As employees gain more confidence in their work and at the workplace, they have a tendency to take more risks to advance their career trajectory, typically speaking. However, this case has been proved to not always be true for many women, revealed top services firm KPMG, which stated that 69 percent of women are only open to taking very small risks rather than big ones. Hence, women were playing it safe, said the study which was titled 2019 KPMG Women’s Leadership Study.
Instead of playing to win, they’re often playing not to lose
The survey was conducted among more than 2,000 professional women between the ages of 18 to 64 and while a majority of women said that they felt confident both in their personal and professional lives, 20 percent of women were very confident and just 23 percent were neutral about their opinions. Michele Meyer-Shipp, KPMG’s chief diversity officer, in the press release, said, “When it comes to their careers, many women find themselves in a bit of a bind. They’re trying to preserve their gains, so instead of playing to win, they’re often playing not to lose – whether hesitating to take perceived big risks or feeling the need to take outsized chances.”
Only 8% of women found that risk-taking was positive for their career
The survey did discover that women understand the benefits of taking risks and they also know that the biggest advantage of this is that they can make money. However, only 35 percent of women felt that they were confident enough to negotiate their salary to ask for more money. The truth is that a majority of them know the correlation between risk-taking and increased confidence, personal development and building respect among colleagues. In spite of this, a mere 8 percent of women stated that their risk-taking decisions have had a positive impact on their careers, instead of credit task-oriented factors have played a major role than leadership traits. Meyer-Shipp, adds, “Women may benefit by taking more risks over the course of their careers, but they can’t go it alone. Organizations must provide supportive structures like inclusive and diverse workplaces, professional development, mentorship and sponsorship opportunities, all of which set up women to achieve, thrive and reach the highest levels.”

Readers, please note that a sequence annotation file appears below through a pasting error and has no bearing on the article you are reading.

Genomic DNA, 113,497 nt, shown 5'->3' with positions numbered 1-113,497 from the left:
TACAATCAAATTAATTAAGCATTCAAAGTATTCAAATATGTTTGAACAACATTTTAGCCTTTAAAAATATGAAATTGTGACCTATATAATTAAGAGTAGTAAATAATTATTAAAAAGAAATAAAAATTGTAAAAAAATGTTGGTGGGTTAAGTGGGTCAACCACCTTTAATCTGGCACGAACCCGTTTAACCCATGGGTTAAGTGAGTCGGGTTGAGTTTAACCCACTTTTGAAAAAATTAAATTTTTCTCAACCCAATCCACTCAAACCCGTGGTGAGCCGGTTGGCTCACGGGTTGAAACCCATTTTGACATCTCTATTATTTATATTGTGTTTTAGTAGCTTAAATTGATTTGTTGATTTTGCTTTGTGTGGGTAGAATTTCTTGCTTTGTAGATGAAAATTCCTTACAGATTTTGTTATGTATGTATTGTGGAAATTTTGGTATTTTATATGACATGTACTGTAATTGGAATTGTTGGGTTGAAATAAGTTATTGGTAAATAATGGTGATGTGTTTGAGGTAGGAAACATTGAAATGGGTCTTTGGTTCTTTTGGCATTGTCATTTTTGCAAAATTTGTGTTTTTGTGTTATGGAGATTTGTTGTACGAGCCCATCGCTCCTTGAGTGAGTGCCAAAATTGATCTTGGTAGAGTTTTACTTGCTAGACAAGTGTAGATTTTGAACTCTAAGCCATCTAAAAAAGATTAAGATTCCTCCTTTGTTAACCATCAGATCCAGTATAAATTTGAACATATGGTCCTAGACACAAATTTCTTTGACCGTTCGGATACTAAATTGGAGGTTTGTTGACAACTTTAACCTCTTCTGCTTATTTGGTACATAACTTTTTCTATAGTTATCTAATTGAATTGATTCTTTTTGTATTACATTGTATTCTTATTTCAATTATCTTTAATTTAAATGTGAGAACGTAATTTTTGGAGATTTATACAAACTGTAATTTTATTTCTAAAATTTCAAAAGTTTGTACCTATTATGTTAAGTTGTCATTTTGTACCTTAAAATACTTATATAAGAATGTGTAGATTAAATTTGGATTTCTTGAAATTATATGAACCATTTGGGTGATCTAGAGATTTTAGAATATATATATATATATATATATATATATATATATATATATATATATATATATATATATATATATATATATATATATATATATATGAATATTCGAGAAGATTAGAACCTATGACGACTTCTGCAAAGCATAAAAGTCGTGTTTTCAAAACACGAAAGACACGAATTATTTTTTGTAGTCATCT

Image credit: KPMG Advisory Insights – KPMG US